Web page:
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Other titles in the Politics and Society in Twentieth-Century America series:

The Other Women's Movement

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Synopses & Reviews

Please note that used books may not include additional media (study guides, CDs, DVDs, solutions manuals, etc.) as described in the publisher comments.

Publisher Comments:

American feminism has always been about more than the struggle for individual rights and equal treatment with men. There's also a vital and continuing tradition of women's reform that sought social as well as individual rights and argued for the dismantling of the masculine standard. In this much anticipated book, Dorothy Sue Cobble retrieves the forgotten feminism of the previous generations of working women, illuminating the ideas that inspired them and the reforms they secured from employers and the state. This socially and ethnically diverse movement for change emerged first from union halls and factory floors and spread to the "pink collar" domain of telephone operators, secretaries, and airline hostesses. From the 1930s to the 1980s, these women pursued answers to problems that are increasingly pressing today: how to balance work and family and how to address the growing economic inequalities that confront us. The Other Women's Movement traces their impact from the 1940s into the feminist movement of the present.

The labor reformers whose stories are told in The Other Women's Movement wanted equality and "special benefits," and they did not see the two as incompatible. They argued that gender differences must be accommodated and that "equality" could not always be achieved by applying an identical standard of treatment to men and women. The reform agenda they championed--an end to unfair sex discrimination, just compensation for their waged labor, and the right to care for their families and communities--launched a revolution in employment practices that carries on today.

Unique in its range and perspective, this is the first book to link the continuous tradition of social feminism to the leadership of labor women within that movement.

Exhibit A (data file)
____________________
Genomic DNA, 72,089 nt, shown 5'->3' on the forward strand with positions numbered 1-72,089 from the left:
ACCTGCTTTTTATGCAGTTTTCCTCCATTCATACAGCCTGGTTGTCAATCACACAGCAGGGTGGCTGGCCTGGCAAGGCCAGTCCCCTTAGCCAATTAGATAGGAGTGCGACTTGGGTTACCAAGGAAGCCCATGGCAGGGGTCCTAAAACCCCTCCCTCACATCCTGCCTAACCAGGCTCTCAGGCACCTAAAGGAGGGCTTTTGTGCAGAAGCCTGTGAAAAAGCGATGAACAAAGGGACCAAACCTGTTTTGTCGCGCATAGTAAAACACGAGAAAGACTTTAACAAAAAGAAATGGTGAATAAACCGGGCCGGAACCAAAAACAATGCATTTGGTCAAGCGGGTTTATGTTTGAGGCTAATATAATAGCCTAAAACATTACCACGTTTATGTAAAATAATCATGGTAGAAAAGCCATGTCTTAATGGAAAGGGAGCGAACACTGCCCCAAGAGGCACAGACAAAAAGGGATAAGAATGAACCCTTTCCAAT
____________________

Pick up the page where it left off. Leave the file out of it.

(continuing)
Synopsis:

"The book is a tour de force of historical analysis. The Other Women's Movement pursues the very ambitious goal of reconstructing the historical relationship between feminism and working women in the United States between 1930 and 1980. The book brilliantly achieves this goal."--Kathryn Kish Sklar, Binghamton University

Synopsis:

American feminism has always been about more than the struggle for individual rights and equal treatment with men. There's also a vital and continuing tradition of women's reform that sought social as well as individual rights and argued for the dismantling of the masculine standard. In this much anticipated book, Dorothy Sue Cobble retrieves the forgotten feminism of the previous generations of working women, illuminating the ideas that inspired them and the reforms they secured from employers and the state. This socially and ethnically diverse movement for change emerged first from union halls and factory floors and spread to the "pink collar" domain of telephone operators, secretaries, and airline hostesses. From the 1930s to the 1980s, these women pursued answers to problems that are increasingly pressing today: how to balance work and family and how to address the growing economic inequalities that confront us. The Other Women's Movement traces their impact from the 1940s into the feminist movement of the present.

The labor reformers whose stories are told in The Other Women's Movement wanted equality and "special benefits," and they did not see the two as incompatible. They argued that gender differences must be accommodated and that "equality" could not always be achieved by applying an identical standard of treatment to men and women. The reform agenda they championed--an end to unfair sex discrimination, just compensation for their waged labor, and the right to care for their families and communities--launched a revolution in employment practices that carries on today.